Celebrating African American Music

The following guest post was written by David Tenenholtz, the 2015-2017 UNC-CH Music Library CALA.
Celebrating African-American Music
June is African American Music Appreciation Month, as officially proclaimed by President Barack Obama. The Stone Center Library and the UNC Music Library are excited to take on President Obama’s described mission to “raise awareness and foster appreciation of music that is composed, arranged, or performed by African Americans” during this month. With resources available both at the Stone Center Library and the Music Library (located at Wilson Library’s lowest level, East entrance), you will be able to learn about the varied styles and rich history of African American music. If you visit the Music Library, please take note of the visual display in the front entrance highlighting some hallmarks of this topic. You will notice albums showcasing the legendary pianistic skill of Art Tatum, the artistry of composers like Duke Ellington and T.J. Anderson, the showmanship of Sammy Davis, Jr. and Carmen McRae, and the vocal finesse of opera singer Jessye Norman, to name only a few.
As you can tell from reading this post, this subject may have nearly limitless avenues to explore and research. As an entry-point, please consult with one of the librarians at either the Stone Center Library or the Music Library. To get a quick start, here are introductions to four “firsts” in the history of African American music, and some links to resources that may inspire you to visit us and learn more!
1903: In Dahomey, the first Broadway musical written by African American composers, and starring an entirely African American cast, premieres in New York. You can find the sheet music and biographical information on Will Marion Cook (1869-1944), one of the major African American composers at that time at the Music Library.
1935: Jazz pianist Teddy Wilson (1912-1986) joins the Benny Goodman Trio, earning them the distinction of being the first known interracial jazz group. Wilson, deemed the “Jackie Robinson of Jazz,” would go on to record many hit jazz songs with Goodman, vocalist Billie Holiday, and as a soloist.
1962: Bandleader and composer Edward Kennedy “Duke” Ellington scored the soundtrack to the film Paris Blues, starring Sidney Poitier, Paul Newman, and Louis Armstrong. With this score, Ellington earned the first nomination by an African American composer for an Academy Award for Best Musical Score.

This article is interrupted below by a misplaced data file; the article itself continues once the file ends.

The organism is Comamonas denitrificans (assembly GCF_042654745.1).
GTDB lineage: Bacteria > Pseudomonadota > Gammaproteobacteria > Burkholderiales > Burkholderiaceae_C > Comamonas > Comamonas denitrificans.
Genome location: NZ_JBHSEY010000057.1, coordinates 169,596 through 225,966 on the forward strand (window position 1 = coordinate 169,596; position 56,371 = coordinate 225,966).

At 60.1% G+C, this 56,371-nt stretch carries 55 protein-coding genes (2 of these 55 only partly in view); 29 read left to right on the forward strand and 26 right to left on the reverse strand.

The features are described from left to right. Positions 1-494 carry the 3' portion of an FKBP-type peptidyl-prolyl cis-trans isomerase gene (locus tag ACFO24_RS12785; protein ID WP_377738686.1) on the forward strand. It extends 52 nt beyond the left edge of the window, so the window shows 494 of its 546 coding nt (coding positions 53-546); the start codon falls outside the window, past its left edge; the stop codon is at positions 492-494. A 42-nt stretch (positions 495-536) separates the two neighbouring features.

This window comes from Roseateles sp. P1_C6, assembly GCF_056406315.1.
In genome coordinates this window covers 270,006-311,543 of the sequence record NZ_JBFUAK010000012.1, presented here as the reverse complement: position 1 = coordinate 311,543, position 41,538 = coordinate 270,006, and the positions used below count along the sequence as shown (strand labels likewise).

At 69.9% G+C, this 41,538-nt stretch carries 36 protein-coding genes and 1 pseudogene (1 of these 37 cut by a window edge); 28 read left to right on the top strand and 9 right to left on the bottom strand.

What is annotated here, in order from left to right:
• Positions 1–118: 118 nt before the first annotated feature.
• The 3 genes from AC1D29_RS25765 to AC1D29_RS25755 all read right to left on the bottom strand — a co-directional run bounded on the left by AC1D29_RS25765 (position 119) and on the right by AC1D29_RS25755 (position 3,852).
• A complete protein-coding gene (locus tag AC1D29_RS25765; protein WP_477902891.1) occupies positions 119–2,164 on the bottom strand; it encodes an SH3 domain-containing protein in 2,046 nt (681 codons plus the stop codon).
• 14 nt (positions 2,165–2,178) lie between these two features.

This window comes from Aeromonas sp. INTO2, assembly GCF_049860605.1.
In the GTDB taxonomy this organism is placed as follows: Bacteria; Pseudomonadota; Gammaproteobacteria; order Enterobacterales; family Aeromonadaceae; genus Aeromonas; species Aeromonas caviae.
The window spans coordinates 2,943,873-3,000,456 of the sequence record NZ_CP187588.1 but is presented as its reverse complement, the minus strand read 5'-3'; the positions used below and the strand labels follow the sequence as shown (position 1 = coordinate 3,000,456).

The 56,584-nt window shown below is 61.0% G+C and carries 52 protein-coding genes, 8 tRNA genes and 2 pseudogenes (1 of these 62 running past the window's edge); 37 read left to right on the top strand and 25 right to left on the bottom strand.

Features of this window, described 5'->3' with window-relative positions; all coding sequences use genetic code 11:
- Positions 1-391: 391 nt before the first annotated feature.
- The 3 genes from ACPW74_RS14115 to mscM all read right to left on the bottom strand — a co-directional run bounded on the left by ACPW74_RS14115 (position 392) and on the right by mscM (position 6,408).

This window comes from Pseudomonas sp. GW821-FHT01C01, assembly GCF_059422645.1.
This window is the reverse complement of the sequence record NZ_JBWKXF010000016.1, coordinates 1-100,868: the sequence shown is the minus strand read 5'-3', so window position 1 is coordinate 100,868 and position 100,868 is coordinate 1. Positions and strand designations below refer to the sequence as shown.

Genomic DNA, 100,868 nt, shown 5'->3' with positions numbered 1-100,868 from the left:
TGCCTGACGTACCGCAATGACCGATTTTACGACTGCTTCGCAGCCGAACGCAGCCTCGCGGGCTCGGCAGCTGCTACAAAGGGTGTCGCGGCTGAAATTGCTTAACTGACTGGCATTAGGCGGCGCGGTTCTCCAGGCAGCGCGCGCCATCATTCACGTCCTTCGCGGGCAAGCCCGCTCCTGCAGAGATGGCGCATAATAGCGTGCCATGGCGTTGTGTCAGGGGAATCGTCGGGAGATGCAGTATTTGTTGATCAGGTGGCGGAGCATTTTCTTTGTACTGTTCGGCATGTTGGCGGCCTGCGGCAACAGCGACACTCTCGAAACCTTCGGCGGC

1968: Henry Lewis (1932-1996), a virtuoso on the double-bass who joined the Los Angeles Philharmonic before the age of eighteen, is appointed to lead the New Jersey Symphony, making him the first African American symphony conductor. Within another few years, Lewis went on to be the first African American to conduct the Metropolitan Opera.

Funding Round Up June 2016


DEADLINE: June 30, 2016

Drusilla Dunjee Houston Memorial Scholarship Award

Sponsored by the Association of Black Women Historians, this award recognizes an emerging female scholar of African descent and fosters scholarly research in Africana Women’s history.  Each year an award will be given for the best, unpublished original essay from either a graduate course or a chapter from a thesis or dissertation for the award year. The essay must be wholly focused on some aspect of history on black women from the U.S. and/or Africana Diaspora.  Application deadline June 30, 2016.
Application requirements linked here: http://www.abwh.org/index.php?option=com_content&view=article&id=97&Itemid=159

Aidoo-Snyder Book Prize

The ASA Women’s Caucus aims to promote and celebrate the best original work by an African woman (or women) prioritizing African women’s experience.  This year’s Aidoo-Snyder Book Prize of $500 will be given for creative work.  Please note that authors may submit their own work, or publishers may submit an authors’ works.  Application deadline June 30, 2016.
Application requirements linked here:  http://asawomenscaucus.matrix.msu.edu/?page_id=11

Lillian Hornsby Memorial Award

Sponsored by the Association of Black Women Historians, the Lillian Hornsby Memorial Award is a $200.00  prize awarded to an undergraduate Africana woman student pursuing a degree in History or related field.  Application deadline: June 30, 2016.
Application requirements linked here: http://www.abwh.org/index.php?option=com_content&view=article&id=104&Itemid=164